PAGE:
Backpage shutdown closes avenue used to support human trafficking

Saturday, April 7, 2018

Councilmember Jeanne Kohl-Welles
Metropolitan King County Councilmember Jeanne Kohl-Welles said Friday’s action by the federal government to block the classified advertising website is a positive step toward shutting down a site that has grown rich through sexual exploitation of adults and children.

“This has been a battle that has stretched over two decades,” said Kohl-Welles. “From Olympia to King County, I have worked in collaboration with government agencies and human service organizations to help end this heinous practice that has shattered lives.”

The federal government has alleged that has been a site that has been used by human traffickers to sell adults and children into prostitution. Backpage’s offices have been raided and their website is in the process of being shut down.

Kohl-Welles has helped lead the effort to reduce human trafficking in Washington state, which is a hotspot for labor trafficking due, in part, to its many ports and its diverse business landscape.

In 2002, Washington was the first state to establish a Task Force Against the Trafficking of Persons and in 2003 adopted legislation sponsored by Rep. Velma Veloria to criminalize human trafficking. In 2015, the task force has been renewed and expanded. Kohl-Welles also sponsored two pieces of legislation that focused on exploitation sites such as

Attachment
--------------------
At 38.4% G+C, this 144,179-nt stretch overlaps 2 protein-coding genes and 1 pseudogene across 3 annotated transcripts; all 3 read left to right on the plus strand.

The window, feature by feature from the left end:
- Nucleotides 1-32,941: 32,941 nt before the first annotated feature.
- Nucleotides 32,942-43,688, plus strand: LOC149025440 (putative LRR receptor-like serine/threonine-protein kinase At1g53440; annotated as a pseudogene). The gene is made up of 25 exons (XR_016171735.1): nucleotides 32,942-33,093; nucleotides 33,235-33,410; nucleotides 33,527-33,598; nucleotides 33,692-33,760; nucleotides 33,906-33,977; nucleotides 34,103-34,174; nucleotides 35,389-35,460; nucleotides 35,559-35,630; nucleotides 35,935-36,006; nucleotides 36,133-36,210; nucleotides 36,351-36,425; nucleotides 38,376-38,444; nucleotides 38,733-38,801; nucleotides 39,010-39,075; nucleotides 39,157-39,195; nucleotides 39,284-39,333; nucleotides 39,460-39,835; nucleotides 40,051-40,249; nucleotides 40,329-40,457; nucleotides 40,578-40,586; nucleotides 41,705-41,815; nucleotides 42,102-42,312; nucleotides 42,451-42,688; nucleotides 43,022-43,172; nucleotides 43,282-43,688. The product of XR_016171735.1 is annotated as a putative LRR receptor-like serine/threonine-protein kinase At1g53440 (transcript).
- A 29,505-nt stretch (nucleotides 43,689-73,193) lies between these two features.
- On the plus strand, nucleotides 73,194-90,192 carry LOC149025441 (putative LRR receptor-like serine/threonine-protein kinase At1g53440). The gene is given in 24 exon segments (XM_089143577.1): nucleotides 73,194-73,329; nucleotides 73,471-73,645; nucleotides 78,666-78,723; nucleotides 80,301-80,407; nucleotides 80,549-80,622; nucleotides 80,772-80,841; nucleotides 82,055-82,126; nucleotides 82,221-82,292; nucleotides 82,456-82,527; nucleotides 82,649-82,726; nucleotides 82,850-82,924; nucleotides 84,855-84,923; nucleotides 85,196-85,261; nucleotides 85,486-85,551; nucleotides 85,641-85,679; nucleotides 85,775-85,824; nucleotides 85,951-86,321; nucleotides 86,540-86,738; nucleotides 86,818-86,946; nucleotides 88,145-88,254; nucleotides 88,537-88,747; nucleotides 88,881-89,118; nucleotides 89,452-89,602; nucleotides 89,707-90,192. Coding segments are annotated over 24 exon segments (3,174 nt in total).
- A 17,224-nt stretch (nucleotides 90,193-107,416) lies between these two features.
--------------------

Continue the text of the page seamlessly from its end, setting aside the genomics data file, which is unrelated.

• SB 6251 created a new crime, making it illegal to knowingly publish an escort ad online or in print that involves a minor— the first law specifically directed at Backpage. Backpage sued and a federal judge ruled it violated the 1996 federal communications decency act. Last year, the Washington state Supreme Court ruled in favor of plaintiffs’ right to sue Backpage.
  • SB 5488 imposes a $5,000 fine on top of existing penalties for using online ads to facilitate the commercial sexual abuse of a minor.
  • Senate Joint Memorial (SJM) 8003 requests that Congress amend the federal Communication Decency Act enacted in 1996 in order to reflect changes in the scope and role of the internet, and the publisher-like role of companies, such as, which facilitate child sex trafficking by allowing their online platforms to run adult escort services ads without age verification of those depicted in the ads.

King County has been a leader in the effort to end human trafficking. Law enforcement agencies and prosecutors in King County work closely with the Washington Anti-Trafficking Network (WARN), a coalition of non-governmental organizations that provides direct services to survivors of human trafficking in Washington state, assisting them on their path to restoration and recovery.

Councilmember Kohl-Welles represents the 4th District on the Council Council which is Seattle west of I-5 from Shoreline to Madison Street. She was formerly a member of the state legislature from Seattle.


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